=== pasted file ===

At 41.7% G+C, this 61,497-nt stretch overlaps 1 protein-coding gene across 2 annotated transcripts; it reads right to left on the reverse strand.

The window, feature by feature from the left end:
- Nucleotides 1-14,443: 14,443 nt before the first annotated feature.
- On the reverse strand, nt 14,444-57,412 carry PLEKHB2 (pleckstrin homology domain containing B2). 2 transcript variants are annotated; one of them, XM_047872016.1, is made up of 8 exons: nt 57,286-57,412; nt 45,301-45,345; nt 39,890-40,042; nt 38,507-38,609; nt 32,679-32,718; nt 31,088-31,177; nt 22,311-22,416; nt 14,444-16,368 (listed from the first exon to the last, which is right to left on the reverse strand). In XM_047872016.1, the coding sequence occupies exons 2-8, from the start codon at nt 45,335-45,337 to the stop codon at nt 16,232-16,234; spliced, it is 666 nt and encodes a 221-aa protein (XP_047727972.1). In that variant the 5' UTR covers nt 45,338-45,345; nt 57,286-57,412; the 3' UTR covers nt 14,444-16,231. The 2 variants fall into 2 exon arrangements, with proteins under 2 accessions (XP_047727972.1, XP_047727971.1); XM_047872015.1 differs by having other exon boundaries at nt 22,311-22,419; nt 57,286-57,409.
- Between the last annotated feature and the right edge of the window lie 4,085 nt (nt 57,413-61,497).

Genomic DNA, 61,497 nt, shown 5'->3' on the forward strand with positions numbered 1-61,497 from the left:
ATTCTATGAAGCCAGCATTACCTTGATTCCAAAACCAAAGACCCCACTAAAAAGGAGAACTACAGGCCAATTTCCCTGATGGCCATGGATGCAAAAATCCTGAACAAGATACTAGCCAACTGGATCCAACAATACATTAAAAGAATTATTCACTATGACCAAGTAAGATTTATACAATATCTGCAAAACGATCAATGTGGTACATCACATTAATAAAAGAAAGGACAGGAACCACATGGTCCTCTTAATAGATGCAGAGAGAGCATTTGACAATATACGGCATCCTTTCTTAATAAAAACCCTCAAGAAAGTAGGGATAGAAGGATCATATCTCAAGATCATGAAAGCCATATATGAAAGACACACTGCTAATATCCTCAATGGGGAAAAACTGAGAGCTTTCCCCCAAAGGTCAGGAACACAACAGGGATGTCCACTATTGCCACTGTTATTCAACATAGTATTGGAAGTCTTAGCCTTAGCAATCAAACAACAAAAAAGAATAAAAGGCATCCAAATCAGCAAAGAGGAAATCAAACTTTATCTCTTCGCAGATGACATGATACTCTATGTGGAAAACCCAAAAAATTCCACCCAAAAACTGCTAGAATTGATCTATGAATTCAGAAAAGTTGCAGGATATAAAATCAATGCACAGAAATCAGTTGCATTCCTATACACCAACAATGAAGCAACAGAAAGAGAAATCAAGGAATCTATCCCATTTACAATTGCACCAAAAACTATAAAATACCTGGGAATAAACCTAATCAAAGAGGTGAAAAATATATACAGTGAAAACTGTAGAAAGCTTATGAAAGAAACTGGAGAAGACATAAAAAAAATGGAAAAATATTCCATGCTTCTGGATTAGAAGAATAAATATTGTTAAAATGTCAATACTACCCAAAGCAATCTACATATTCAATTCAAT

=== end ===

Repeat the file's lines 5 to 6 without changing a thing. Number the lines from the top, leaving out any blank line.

- Between the last annotated feature and the right edge of the window lie 4,085 nt (nt 57,413-61,497).

Genomic DNA, 61,497 nt, shown 5'->3' on the forward strand with positions numbered 1-61,497 from the left: